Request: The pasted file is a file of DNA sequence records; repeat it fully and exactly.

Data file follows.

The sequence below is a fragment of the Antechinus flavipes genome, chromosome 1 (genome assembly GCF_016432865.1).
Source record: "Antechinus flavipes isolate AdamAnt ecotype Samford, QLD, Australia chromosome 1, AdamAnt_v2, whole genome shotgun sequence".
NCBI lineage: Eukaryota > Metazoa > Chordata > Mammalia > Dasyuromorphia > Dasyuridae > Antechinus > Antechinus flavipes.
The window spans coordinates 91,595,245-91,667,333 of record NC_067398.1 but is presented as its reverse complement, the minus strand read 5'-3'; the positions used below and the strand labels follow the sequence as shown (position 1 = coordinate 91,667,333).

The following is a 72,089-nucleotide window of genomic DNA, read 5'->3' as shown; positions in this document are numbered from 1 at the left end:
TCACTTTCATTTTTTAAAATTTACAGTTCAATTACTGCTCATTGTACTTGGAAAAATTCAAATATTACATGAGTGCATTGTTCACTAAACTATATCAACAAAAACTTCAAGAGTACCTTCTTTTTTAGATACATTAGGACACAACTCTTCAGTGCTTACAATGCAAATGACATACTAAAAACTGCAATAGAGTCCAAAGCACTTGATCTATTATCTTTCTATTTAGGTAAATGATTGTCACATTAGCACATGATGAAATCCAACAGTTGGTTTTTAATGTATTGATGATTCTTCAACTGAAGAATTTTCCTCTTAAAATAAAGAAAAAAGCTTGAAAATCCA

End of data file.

The sequence below is a fragment of the Antechinus flavipes genome, chromosome 1 (genome assembly GCF_016432865.1).
Source record: "Antechinus flavipes isolate AdamAnt ecotype Samford, QLD, Australia chromosome 1, AdamAnt_v2, whole genome shotgun sequence".
NCBI lineage: Eukaryota > Metazoa > Chordata > Mammalia > Dasyuromorphia > Dasyuridae > Antechinus > Antechinus flavipes.
The window spans coordinates 91,595,245-91,667,333 of record NC_067398.1 but is presented as its reverse complement, the minus strand read 5'-3'; the positions used below and the strand labels follow the sequence as shown (position 1 = coordinate 91,667,333).

The following is a 72,089-nucleotide window of genomic DNA, read 5'->3' as shown; positions in this document are numbered from 1 at the left end:
TCACTTTCATTTTTTAAAATTTACAGTTCAATTACTGCTCATTGTACTTGGAAAAATTCAAATATTACATGAGTGCATTGTTCACTAAACTATATCAACAAAAACTTCAAGAGTACCTTCTTTTTTAGATACATTAGGACACAACTCTTCAGTGCTTACAATGCAAATGACATACTAAAAACTGCAATAGAGTCCAAAGCACTTGATCTATTATCTTTCTATTTAGGTAAATGATTGTCACATTAGCACATGATGAAATCCAACAGTTGGTTTTTAATGTATTGATGATTCTTCAACTGAAGAATTTTCCTCTTAAAATAAAGAAAAAAGCTTGAAAATCCA